The Thing We Lose When We Judge Others

The other day, I came home from work at dinnertime, and as I walked up the steps of my house, I noticed there were four guys and one female sitting on the front porch of the house next door.  I was familiar with the group – not to mention a little uneasy with them. I had seen them carrying skateboards and kung fu swords, and I had reflexively made a negative assessment of them (go figure).

I sat down to dinner with my two daughters and my mother-in-law, and through the large window pane in the door next to my dining room table, I could see the people on the porch and hear them loudly laughing and talking.  And I hate to say this, but I could feel myself wishing they would go away so I could just enjoy eating with my family.  I didn’t like that feeling, so I decided to push back against it.

Surprise, Surprise

My mother-in-law and daughters baked cookies before dinner, so when I finished my meal, I went to the kitchen, made a plate of cookies, and announced that I was taking it to the kung fu people.

“I want to go!” said my oldest daughter, taking the plate.

“Me too!” said my youngest daughter.

Before we walked out the door, I prayed with my mother-in-law and asked God to use the cookies to open up a place of innocence in the hearts of the group, and then I headed across the lawn.

When I was halfway over, one of the guys started nervously saying, “Dude, dude – something’s up.”  But then my daughters and I stepped on the front porch, and my usually-shy four-year-old declared with a smile, “We brought you cookies!” and began distributing them to each person.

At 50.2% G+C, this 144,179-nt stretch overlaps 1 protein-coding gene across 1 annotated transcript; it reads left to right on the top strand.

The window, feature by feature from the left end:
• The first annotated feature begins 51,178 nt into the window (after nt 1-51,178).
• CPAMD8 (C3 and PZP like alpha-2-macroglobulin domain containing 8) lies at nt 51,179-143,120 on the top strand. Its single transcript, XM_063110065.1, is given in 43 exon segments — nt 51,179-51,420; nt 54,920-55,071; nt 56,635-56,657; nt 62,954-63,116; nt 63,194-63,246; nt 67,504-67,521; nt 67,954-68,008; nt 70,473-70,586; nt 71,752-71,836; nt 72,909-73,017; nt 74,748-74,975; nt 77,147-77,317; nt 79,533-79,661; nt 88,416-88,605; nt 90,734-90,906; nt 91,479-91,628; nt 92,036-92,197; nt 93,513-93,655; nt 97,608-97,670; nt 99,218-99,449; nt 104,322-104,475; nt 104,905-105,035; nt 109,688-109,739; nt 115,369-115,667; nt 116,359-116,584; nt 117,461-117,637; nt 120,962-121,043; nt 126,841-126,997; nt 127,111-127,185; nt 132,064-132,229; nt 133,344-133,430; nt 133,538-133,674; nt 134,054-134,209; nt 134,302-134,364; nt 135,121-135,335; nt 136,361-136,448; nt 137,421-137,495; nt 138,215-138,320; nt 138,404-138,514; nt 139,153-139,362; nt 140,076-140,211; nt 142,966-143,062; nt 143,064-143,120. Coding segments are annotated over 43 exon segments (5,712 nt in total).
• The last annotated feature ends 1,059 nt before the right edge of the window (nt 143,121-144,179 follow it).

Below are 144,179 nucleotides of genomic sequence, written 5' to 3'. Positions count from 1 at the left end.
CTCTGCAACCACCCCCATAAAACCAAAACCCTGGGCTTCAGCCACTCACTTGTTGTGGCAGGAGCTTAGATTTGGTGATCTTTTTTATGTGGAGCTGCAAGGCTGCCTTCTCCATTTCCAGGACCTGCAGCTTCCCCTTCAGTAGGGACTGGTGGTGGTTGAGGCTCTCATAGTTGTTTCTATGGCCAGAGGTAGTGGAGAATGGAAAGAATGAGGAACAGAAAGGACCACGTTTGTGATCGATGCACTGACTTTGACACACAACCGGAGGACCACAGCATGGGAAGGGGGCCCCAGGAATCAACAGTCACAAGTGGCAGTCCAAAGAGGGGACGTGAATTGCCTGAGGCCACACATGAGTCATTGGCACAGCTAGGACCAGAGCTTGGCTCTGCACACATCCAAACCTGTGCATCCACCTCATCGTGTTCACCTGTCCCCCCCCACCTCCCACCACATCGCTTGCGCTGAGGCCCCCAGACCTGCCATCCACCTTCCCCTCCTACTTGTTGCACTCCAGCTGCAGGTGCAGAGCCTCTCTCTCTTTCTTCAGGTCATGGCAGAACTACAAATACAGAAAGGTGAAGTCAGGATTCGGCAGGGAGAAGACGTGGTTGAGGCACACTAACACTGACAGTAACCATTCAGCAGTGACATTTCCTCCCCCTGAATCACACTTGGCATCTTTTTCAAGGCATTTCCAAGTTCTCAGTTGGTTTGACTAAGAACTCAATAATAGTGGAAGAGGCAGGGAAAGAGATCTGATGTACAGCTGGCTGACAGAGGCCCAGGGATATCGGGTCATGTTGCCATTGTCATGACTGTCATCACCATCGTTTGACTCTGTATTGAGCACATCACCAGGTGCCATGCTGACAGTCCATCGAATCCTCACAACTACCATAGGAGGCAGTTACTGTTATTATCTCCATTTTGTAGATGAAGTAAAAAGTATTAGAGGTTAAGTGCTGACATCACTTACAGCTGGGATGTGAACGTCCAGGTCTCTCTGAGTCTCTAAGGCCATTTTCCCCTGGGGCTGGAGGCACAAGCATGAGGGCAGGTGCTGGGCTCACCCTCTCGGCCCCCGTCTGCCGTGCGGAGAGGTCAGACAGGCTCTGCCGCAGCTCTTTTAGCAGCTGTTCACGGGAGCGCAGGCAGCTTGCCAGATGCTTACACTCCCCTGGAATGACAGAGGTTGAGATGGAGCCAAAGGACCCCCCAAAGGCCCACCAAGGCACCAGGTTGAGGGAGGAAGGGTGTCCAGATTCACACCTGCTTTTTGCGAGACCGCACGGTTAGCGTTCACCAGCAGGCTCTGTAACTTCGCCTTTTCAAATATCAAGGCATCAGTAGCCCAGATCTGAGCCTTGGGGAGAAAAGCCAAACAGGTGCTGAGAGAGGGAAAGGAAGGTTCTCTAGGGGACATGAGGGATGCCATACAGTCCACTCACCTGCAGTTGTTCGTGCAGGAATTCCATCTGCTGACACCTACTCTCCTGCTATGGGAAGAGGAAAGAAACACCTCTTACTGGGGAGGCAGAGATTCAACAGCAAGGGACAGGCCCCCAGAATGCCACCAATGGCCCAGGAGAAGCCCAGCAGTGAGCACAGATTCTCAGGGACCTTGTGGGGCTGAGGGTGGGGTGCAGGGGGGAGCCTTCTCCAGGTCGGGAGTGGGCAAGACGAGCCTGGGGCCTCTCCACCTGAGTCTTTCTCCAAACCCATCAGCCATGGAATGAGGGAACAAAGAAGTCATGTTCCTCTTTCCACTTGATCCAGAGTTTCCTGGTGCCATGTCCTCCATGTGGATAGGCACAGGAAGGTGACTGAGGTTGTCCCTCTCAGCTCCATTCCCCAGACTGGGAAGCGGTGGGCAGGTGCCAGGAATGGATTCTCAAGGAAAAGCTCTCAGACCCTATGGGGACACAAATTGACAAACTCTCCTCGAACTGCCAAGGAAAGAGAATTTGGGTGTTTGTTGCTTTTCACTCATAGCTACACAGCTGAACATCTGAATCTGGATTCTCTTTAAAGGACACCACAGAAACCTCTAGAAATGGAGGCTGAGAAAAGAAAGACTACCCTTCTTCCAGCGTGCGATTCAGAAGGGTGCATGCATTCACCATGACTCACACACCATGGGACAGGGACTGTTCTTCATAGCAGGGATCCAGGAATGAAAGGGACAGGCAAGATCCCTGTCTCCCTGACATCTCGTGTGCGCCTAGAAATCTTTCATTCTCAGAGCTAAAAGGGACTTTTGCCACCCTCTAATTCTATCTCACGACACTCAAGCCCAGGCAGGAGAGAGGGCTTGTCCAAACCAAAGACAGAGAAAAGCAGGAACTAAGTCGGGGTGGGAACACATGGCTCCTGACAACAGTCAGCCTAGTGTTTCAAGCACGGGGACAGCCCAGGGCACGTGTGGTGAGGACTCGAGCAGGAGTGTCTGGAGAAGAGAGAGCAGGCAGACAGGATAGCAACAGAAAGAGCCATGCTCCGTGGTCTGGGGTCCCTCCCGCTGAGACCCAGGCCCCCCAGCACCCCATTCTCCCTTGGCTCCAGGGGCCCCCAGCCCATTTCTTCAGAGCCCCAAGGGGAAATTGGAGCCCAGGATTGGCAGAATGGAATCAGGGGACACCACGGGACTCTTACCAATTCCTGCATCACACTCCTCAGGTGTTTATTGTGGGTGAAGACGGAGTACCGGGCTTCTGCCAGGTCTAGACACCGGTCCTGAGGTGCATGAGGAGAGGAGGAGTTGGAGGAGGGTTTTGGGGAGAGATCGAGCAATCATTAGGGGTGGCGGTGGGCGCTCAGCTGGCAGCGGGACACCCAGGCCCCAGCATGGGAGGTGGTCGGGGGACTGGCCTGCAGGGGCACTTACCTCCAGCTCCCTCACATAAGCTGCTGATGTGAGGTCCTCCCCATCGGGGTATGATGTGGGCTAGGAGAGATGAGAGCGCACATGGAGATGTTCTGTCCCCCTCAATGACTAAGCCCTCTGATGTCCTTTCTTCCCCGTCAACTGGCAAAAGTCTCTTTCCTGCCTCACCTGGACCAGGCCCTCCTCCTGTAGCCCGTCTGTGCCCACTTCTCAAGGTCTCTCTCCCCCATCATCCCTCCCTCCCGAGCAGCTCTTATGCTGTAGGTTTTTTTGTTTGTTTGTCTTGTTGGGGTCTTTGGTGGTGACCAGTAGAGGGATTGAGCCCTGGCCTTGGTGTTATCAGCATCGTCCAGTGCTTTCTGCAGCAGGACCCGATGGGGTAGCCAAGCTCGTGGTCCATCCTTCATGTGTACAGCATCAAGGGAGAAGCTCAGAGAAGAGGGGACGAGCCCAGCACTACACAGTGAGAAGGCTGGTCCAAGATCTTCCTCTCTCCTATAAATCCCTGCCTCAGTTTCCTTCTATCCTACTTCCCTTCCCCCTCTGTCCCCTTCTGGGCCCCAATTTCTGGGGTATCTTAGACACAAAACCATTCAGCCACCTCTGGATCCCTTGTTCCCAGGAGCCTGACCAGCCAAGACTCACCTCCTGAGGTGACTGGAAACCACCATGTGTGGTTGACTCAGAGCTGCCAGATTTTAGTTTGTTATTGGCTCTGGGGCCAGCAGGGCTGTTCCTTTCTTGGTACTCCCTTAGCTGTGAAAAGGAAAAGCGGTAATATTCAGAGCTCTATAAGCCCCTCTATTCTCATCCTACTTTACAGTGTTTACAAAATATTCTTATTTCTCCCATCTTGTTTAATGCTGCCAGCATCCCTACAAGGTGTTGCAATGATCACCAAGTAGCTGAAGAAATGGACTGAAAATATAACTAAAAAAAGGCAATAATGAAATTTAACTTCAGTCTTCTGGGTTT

“You are so beautiful,” said the female member of the group.

Then a guy who introduced himself as Mark sheepishly said, “You’re not going to believe this, but today is my birthday.”

“Really?” I said, “well, alright girls, let’s sing ‘Happy Birthday’ to Mr. Mark.”  And then we all joined in singing as Mark smiled and repeatedly said, “This is so random.”

We all laughed and said goodbye, but before I left, I told Mark that Jesus wanted to remember his birthday, so He had sent two little girls over to celebrate it.

Open the Door

The whole experience was a reminder of how important it is to take the simple step of making contact with people who are different because of their social circles, looks, religion, or kung fu fighting skills.

When we do that, we’re humbling ourselves and recognizing that our assumptions about others might not be based in reality.  And more importantly, when we do that, we’re opening the door for God to love people through us in ways that wouldn’t have been possible if we had kept to ourselves.

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